Photographed at the Grizzly and Wolf Discovery Center, West Yellowstone.

I like taking photographs when the animals are close and standing still. But alas, they are in a zoo.

“You looking at me?” Photographed at the  Grizzly and Wolf Discovery Center,  West Yellowstone.

“You looking at me?” Photographed at the Grizzly and Wolf Discovery Center, West Yellowstone.

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It was cold at Old Faithful.

It was cold at Old Faithful.

In addition to the Symposium, I found an added bonus and the best value of the trip - off-season travel. Idaho, Montana, Wyoming, Yellowstone National Park, and Grand Teton National Park are great places to visit when the weather is cold and the crowds have not moved into the area.

In the off-season, the main roads are open, Old Faithful is active, the geyser basin is steaming, the lodgepole pine are recovering from fires, the skies are sometimes clear, and there are no crowds or lines! Some of the businesses were closed, but we had a nice room and a selection of places to eat. There was no wait at the West Yellowstone entrance station and traffic was light even when bison were trudging in a line down the middle of the road.

I would not have considered traveling for a photography week so early in the spring. But everything was right on!

If I had not won such a prize I might have missed the gift of off-season travel in the beautiful Rocky Mountains.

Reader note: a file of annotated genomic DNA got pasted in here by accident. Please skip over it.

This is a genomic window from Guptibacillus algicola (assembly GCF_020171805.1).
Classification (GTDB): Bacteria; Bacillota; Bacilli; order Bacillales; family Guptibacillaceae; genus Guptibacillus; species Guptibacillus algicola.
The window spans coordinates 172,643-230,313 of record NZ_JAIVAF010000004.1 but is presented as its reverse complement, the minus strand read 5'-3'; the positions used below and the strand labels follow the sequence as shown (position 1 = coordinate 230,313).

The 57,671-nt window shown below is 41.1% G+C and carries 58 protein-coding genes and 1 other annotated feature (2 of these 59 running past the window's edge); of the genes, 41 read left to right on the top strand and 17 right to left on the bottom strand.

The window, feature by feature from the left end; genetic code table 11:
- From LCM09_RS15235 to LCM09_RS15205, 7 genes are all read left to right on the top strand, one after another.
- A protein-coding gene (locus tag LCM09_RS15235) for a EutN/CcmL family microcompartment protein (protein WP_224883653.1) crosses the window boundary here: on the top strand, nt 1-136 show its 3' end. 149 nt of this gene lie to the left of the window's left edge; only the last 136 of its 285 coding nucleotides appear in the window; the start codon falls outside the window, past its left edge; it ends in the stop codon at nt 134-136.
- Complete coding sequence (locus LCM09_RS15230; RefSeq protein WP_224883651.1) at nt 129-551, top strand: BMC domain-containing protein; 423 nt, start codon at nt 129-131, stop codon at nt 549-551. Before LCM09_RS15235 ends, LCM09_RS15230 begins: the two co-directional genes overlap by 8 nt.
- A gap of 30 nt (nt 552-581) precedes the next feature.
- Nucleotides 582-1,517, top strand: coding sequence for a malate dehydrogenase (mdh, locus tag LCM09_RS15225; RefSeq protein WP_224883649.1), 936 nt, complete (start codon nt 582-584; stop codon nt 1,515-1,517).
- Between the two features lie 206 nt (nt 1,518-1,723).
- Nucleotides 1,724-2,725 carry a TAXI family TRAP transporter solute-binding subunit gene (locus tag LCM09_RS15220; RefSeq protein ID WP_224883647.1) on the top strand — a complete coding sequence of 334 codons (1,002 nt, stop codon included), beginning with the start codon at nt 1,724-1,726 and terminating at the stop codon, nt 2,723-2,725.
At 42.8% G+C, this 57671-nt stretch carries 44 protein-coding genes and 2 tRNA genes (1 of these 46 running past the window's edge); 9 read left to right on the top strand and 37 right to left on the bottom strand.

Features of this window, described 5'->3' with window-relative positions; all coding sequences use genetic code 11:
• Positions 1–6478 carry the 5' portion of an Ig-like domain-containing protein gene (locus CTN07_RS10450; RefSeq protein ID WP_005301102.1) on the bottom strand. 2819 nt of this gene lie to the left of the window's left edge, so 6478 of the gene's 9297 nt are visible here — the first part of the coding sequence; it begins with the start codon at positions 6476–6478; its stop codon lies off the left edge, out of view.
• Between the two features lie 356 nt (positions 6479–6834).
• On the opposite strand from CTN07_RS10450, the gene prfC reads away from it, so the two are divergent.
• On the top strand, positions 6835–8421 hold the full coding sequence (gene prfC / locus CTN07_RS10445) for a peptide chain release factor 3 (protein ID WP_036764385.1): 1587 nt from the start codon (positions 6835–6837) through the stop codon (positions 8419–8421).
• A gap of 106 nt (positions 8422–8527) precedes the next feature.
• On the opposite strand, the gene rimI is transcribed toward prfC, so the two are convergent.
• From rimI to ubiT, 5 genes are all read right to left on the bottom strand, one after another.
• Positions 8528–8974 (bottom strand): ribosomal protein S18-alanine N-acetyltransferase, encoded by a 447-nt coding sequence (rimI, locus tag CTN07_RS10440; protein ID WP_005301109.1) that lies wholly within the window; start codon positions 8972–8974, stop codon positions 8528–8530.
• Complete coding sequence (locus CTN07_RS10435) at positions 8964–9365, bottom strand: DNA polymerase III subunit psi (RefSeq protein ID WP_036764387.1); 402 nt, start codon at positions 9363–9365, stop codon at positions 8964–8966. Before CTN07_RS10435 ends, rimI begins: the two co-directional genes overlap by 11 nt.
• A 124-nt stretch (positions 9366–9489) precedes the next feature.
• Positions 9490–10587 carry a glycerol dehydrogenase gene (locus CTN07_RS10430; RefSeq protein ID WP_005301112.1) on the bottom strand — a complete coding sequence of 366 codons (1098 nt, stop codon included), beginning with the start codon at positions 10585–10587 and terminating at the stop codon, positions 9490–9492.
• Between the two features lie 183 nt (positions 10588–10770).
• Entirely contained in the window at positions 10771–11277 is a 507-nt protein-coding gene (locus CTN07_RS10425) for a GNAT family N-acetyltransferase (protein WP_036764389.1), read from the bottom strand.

Thank you Perfect Light Camera.

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Not Old Faithful, but still amazing.

Not Old Faithful, but still amazing.

One of the first signs of spring, the robin.

One of the first signs of spring, the robin.

Flip Flop Envy

Bocas del Toro, Panama

While visiting friends in Bocas del Toro, Panama, I was reminded that I am healthy, wealthy and wise. I am fortunate to travel with the body I have. 

I’m ready with my mosquito protection.

I’m ready with my mosquito protection.

Bocas is remote. I need to take three flights to meet with friends for a week in a tropical paradise; Seattle to Houston, Houston to Panama City, Panama City to Bocas del Toro. 

On the last leg of my flight to Isla Colon, I notice the cute clothes of my fellow female travelers; bright floral flowing dresses, worn soft cut-off shorts, Panama hats, tanks tops big enough to peep-show fleshy pits of cleavage, revealing spaghetti-strap t-shirts, and thin little flip flops. I think "That looks like a lot of fun to wear; contemporary tropical island costumes.”

Now boarding on the tarmac, Panama Airlines, at the Bocas del Toro airport.

Now boarding on the tarmac, Panama Airlines, at the Bocas del Toro airport.

“I could wear those cute little outfits.” I work out, take long walks, watch my caloric intake, and my weight is well within the recommended healthy range for my age. So even at 60 years old, I can comfortably wear the current fashions.

But looks can be deceiving. What I can do, is not necessarily what I want to do. 

My favorite beach bar on Bluff Beach, Bocas del Toro.

My favorite beach bar on Bluff Beach, Bocas del Toro.

Bocas del Toro is a small island on the Caribbean side of Panama and an excellent travel value, suitable for digital nomads and travel bloggers. Low rise with no franchise, there are plenty of inexpensive lodging and food options.  There is an excellent travel infrastructure, and the ex-pat community assures that there is plenty of English written and spoken. Bocas is shabby sheik for the traveler, not many tourist attractions, but it does attract surfers, musicians, retirees, and pirates. 

I’m here for a week to enjoy the island life, visit old friends, and make a few new ones. 

The road less traveled is full of creatures ready to eat me alive.